Mary Keane’s Listowel Mutton Pies

The way Listowel mutton pies are eaten is unique. The pastry is quite robust because of the small proportion of shortening to flour, but not at all fragile. A big pot of mutton broth is made from the bones with maybe an onion or two added. On race day, the pies are slipped, a couple at a time, into the pot of strained broth. They simmer away and are then served into wide shallow soup bowls with a ladle full of hot broth on top.

Serves 8

  • 450g (1lb) mutton or hogget, a mixture of neck, shank and scrag end (buy a bit more to allow for trimming)
  • salt and ground white pepper

For the Pastry

  • 900g (2lb/4 cups) plain flour
  • 110g (4oz/1 stick) margarine or butter
  • 850ml (1 1/2 pints/3 3/4 cups) buttermilk
  • 1/2 teaspoon salt
  • egg wash

For the Mutton Broth

  • mutton or hogget bones, about 2.5kg (6lb)
  • 3–4 large onions, peeled and quartered
  • a couple of carrots, celery stalks, parsley stalks, a couple of sprigs of thyme or 2 stock cubes
  • salt and freshly ground black pepper

Prepare the lamb. Trim off the fat and any gristle or membrane. Cut into tiny pieces, roughly 3mm (1/8 in), and put into a shallow bowl. Season well with salt and ground white pepper. Toss to ensure the meat is evenly coated.

Make the pastry. Put the flour and salt into a bowl. Rub in the margarine or butter, add the buttermilk and mix with your hand into a firm dough, similar to (though drier than) the texture of white soda bread. Knead the dough for 30 seconds to 1 minute to firm it up. Divide it into 2 pieces. On a floured board, roll the pastry out as thinly as possible, to about 5mm (1/4 in) thick. Using a saucer as a template, cut out 2 circles at a time. Take 1 round and roll it out a little further to thin the pastry to about 2–3mm (1/8 in). Put a good half-fistful of seasoned mutton or hogget into the centre. Brush the edge of the pastry with a little buttermilk and cover with another round that has also been rolled to a 2mm (1/8 in) thickness. Press the edges together with the tines of a fork, then prick the top several times. Brush the top of the pastry with egg wash.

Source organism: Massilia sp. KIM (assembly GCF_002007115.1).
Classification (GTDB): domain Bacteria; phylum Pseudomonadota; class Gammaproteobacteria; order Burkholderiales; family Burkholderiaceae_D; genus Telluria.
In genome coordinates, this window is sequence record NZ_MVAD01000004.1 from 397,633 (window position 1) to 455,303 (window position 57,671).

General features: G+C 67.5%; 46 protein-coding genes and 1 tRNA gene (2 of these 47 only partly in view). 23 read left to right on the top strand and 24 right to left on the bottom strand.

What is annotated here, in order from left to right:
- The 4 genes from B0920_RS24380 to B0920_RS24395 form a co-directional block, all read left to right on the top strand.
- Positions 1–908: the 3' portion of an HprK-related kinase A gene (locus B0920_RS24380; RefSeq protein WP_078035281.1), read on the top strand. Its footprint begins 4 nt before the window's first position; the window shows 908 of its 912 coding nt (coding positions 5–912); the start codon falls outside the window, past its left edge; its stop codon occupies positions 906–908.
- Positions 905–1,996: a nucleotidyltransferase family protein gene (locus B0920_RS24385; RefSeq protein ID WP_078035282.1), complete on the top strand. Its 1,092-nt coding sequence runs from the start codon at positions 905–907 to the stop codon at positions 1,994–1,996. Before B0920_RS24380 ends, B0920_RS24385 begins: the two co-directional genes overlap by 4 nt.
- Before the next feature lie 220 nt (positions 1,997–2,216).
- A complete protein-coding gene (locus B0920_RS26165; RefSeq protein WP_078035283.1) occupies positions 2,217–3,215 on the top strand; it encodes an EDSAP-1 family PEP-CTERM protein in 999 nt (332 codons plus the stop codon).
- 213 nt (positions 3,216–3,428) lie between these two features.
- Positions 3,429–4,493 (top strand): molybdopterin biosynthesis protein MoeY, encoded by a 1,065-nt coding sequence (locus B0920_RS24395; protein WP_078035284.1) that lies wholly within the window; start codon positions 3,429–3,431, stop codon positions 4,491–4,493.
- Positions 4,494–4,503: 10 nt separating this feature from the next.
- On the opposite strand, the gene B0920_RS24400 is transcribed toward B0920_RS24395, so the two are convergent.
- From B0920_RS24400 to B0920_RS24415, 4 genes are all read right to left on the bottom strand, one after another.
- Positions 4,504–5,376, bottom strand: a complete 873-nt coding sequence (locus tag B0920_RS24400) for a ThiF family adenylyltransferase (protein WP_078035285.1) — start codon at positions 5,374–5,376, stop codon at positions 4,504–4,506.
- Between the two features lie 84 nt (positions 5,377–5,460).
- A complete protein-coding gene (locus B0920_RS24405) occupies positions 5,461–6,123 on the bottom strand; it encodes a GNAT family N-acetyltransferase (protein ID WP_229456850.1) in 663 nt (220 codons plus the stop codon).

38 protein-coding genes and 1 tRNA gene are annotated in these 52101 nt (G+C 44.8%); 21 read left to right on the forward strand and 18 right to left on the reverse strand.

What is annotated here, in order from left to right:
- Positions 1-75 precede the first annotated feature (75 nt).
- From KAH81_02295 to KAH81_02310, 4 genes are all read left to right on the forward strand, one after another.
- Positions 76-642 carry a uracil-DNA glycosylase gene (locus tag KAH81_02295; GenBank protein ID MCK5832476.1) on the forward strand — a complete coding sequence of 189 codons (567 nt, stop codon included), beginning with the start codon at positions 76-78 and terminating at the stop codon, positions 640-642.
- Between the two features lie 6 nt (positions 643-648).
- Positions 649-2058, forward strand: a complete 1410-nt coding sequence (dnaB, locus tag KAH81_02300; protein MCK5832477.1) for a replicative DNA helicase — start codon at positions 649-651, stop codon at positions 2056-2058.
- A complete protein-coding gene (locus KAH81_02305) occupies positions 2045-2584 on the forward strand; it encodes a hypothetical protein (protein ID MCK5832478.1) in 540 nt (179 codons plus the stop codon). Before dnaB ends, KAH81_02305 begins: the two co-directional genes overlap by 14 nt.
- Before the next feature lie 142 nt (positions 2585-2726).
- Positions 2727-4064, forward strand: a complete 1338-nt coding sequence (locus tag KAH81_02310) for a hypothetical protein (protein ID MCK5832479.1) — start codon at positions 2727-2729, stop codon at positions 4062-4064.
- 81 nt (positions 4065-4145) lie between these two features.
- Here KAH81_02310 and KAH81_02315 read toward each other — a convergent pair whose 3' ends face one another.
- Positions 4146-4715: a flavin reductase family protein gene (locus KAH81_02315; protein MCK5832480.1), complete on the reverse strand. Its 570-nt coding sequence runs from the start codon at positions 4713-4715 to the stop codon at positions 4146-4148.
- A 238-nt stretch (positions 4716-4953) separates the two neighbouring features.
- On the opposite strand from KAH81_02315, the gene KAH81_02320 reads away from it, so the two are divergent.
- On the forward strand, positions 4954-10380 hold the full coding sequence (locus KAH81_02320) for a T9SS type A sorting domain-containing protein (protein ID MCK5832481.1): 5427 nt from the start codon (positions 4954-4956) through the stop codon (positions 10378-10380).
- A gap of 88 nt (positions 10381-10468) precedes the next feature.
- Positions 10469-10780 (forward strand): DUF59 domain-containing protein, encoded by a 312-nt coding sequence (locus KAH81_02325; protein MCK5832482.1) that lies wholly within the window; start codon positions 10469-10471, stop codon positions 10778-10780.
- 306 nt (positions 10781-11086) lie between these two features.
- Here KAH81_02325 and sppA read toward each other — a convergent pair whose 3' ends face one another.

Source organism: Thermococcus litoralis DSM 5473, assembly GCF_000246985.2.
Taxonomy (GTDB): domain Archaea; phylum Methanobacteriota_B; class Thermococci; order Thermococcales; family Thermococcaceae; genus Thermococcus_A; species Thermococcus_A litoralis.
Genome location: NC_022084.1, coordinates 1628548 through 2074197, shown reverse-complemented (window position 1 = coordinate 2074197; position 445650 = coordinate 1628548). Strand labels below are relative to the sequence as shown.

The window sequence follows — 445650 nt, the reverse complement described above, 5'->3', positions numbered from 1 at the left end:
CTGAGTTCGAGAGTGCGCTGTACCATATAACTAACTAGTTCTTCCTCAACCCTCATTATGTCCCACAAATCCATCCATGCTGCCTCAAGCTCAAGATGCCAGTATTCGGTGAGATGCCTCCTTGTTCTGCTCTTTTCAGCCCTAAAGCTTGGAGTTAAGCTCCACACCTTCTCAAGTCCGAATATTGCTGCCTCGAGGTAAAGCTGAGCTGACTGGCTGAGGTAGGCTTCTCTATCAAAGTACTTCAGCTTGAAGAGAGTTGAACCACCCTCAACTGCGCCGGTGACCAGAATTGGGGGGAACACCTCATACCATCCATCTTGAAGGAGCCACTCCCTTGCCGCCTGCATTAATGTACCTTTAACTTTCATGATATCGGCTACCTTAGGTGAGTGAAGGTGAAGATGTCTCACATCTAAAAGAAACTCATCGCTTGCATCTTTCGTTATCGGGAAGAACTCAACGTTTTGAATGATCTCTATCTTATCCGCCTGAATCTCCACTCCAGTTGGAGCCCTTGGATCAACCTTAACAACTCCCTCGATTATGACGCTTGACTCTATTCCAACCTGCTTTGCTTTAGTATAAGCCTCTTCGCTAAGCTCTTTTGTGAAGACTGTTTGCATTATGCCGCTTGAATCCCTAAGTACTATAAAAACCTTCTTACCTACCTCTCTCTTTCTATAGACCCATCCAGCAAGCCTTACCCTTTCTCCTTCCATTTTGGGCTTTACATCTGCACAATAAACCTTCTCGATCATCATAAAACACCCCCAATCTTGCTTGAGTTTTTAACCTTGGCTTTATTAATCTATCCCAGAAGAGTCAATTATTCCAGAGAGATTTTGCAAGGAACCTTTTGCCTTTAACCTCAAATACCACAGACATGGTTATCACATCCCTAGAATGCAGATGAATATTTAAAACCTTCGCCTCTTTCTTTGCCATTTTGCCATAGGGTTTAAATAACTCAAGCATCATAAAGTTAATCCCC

Preheat the oven to 230ºC/ 450ºF/gas mark 8. Meanwhile, continue to make the remainder of the pies. When the first 4 are ready, cook on a baking tray for 20–30 minutes. Check the pies occasionally and turn the tray if necessary. Continue to make pies until all the pastry and filling is used up. Leave the pies to cool on a wire rack. At this point, they can be kept wrapped for several days or frozen for later use.

Next, make a simple broth. Put the mutton or hogget bones into a deep saucepan, add the onions, cover with cold water and bring to the boil. Mary adds a couple of
stock cubes later, but if you’d rather not she suggested adding a few thickly sliced carrots, a few celery stalks, a sprig or two of thyme and some parsley stalks. Simmer for 1–1 1/2 hours, covered.

Strain the stock and taste, add salt and pepper to correct the seasoning. The broth will keep in a fridge for several days or may be frozen. To serve the mutton pies, bring the
broth to the boil in a deep saucepan, then drop a couple of meat pies into the broth. Simmer for 20 minutes. Remove with a slotted spoon. Transfer each pie into a wide, shallow soup bowl. Pour a ladle of mutton broth on top. Eat with a fork and spoon and extra pepper and salt to taste.

Download Mary Keane’s Listowel Mutton Pies recipe as PDF

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